The idea behind the analysis is of course that when performing a large batch DML we may be able to drop the indexes first, then recreate them after the DML, depending on our environment. Obviously, if we save time on the DML this will be offset to some extent by the need to recreate the indexes. Therefore we will also time the index creations, and for good measure we’ll include a timing of the well-known CTAS approach for bulk updates, where a new table is created by selecting from the table to be updated, and then the old table dropped and the new one renamed.

Tom Kyte discusses issues around this kind of bulk update in a 2014 Oracle Magazine article (referenced also in part 1 of this current article) On Table Updates and SQL Plan Baselines. He notes, in particular, that the CTAS approach benefits from avoiding undo creation.

Oracle Database 12c Enterprise Edition Release 12.1.0.2.0 – 64bit Production

DML and DDL Statements

In this part 2 we have two groups to test: The first is DML, including the update from part 1, and adding an insert and a delete statement. The group actually includes the three versions of the merge from part 1, but as those were always slower than the update, we’ll exclude them from the article.

The second group has the two create index statements and the Create Table As Select. We can add timings from this group to the DML timings to compare DML in the presence of one or both indexes, with doing it without indexes, then recreating afterwards. We can also compare the update approaches with the CTAS approach with index creation added in to its timings.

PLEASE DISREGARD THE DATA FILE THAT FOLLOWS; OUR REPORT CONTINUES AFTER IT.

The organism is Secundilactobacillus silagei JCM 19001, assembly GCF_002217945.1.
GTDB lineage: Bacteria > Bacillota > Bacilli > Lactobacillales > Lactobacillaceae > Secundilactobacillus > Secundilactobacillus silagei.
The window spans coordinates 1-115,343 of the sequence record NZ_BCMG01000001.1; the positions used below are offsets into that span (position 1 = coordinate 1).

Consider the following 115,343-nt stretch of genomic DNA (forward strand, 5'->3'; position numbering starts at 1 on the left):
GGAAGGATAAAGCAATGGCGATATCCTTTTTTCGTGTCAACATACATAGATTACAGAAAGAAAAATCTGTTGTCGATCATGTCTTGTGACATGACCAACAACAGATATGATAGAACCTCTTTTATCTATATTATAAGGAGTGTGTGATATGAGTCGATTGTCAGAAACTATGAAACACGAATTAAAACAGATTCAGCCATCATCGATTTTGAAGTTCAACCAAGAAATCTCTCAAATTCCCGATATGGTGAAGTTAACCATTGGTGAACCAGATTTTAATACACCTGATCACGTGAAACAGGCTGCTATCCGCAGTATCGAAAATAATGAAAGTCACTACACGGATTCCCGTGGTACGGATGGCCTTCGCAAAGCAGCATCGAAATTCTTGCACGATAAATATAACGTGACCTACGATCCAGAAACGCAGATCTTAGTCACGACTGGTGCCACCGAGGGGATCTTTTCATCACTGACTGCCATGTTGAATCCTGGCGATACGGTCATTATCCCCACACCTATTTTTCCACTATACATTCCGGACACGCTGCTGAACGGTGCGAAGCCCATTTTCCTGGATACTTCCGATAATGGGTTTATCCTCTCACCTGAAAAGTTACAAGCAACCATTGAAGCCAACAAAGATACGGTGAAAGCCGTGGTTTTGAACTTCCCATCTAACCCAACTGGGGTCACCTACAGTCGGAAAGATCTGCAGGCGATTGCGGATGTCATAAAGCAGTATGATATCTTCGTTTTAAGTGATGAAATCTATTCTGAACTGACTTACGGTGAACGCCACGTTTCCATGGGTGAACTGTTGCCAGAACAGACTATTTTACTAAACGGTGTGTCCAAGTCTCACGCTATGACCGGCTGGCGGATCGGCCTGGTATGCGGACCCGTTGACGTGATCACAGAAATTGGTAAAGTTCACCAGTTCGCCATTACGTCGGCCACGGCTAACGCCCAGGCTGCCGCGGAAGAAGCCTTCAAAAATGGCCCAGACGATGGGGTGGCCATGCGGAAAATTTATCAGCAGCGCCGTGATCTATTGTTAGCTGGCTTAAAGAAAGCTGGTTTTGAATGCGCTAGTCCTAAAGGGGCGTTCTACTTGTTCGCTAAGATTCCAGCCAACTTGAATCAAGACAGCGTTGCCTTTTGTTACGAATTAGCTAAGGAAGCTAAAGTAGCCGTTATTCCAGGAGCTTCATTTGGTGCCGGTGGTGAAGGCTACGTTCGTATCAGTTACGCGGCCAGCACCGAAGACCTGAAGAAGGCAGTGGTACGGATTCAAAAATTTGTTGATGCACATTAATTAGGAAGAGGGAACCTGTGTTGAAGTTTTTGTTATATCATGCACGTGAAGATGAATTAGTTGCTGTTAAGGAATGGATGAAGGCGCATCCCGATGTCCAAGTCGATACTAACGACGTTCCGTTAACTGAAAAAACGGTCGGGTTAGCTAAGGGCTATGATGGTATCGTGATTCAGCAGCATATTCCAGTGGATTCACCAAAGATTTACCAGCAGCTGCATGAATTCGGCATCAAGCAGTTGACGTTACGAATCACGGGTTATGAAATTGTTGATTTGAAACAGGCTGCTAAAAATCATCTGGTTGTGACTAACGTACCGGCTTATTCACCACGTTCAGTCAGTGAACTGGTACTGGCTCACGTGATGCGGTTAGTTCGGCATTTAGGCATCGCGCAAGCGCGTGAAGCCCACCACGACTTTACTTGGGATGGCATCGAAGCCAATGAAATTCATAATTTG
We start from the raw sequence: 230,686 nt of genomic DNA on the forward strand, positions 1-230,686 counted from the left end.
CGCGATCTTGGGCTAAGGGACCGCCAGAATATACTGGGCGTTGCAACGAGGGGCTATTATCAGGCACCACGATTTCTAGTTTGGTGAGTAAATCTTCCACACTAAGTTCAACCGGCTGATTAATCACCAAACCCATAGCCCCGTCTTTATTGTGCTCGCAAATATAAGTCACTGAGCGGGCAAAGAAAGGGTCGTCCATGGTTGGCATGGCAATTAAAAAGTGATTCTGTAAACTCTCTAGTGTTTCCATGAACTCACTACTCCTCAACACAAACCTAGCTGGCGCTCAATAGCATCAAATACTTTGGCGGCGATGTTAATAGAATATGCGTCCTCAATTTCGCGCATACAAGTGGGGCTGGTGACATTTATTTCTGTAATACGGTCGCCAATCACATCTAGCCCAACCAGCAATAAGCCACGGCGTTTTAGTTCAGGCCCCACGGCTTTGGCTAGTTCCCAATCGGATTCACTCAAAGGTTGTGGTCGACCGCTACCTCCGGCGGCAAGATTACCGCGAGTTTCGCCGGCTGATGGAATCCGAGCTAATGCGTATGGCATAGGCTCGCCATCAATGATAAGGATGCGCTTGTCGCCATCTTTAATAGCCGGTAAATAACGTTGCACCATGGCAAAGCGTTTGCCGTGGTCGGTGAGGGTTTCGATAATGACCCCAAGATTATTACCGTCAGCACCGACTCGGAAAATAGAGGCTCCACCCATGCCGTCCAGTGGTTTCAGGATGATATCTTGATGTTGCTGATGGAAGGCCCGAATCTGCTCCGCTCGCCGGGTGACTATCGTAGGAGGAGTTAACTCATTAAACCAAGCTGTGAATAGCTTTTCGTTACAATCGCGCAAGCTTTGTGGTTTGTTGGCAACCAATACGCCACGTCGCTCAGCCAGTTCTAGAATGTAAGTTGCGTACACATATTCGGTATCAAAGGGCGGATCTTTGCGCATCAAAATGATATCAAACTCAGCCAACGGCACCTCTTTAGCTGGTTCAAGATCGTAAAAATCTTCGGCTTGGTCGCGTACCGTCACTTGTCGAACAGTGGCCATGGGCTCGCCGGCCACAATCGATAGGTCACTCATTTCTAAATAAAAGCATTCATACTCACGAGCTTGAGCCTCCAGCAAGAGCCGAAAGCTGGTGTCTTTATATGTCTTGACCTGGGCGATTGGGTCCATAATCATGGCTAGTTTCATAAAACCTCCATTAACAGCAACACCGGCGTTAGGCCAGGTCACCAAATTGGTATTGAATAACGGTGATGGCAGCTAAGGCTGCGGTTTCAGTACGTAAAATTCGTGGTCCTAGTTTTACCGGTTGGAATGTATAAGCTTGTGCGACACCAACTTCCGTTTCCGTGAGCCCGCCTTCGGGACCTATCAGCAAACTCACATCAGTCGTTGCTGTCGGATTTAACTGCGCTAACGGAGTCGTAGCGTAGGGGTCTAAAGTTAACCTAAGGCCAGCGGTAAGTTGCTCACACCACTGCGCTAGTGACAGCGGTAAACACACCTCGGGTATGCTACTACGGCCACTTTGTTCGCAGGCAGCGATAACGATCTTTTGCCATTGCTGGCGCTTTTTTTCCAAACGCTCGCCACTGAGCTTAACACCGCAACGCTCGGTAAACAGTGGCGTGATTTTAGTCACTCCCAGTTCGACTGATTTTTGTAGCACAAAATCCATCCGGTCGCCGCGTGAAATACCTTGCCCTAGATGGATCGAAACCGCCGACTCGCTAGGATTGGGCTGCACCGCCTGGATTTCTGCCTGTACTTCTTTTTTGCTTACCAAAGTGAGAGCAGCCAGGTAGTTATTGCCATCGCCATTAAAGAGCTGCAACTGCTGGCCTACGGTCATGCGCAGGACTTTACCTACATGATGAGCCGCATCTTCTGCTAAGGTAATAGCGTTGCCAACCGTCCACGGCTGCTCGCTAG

DML Statements (Group DMLSALES)

In addition to the SQL code below, there is also a condition ‘WHERE 1=1’ added to all the statements except the index creations, which is a placeholder with the framework package replacing the ‘1’s with the formatted timestamp mentioned in part 1.

Update (UPD_DML)

This statement updates the records with minimum date by product with the hard-coded minimum date.

UPDATE product_sales sd
   SET sd.sales_date = DATE '1900-01-01'
 WHERE 1=1 AND sd.sales_date = ( 
   SELECT Min(sd2.sales_date)
     FROM product_sales sd2
    WHERE sd.product_id = sd2.product_id   
 )
   AND sd.sales_date != DATE '1900-01-01'

Insert (INS_DML)

This statement selects the records that the update updates and re-inserts them with the hard-coded minimum date replacing the minimums by product.

INSERT INTO product_sales
WITH date_mins AS (
    SELECT product_id
      FROM product_sales
     GROUP BY product_id
     HAVING Min(sales_date) != DATE '1900-01-01'
)
SELECT product_id, DATE '1900-01-01'
  FROM date_mins

Delete (DEL_DML)

This statement deletes the records where the update updated them.

DELETE product_sales sd
  WHERE 1=1 AND (product_id, sales_date) IN (
    SELECT product_id, Min(sales_date)
      FROM product_sales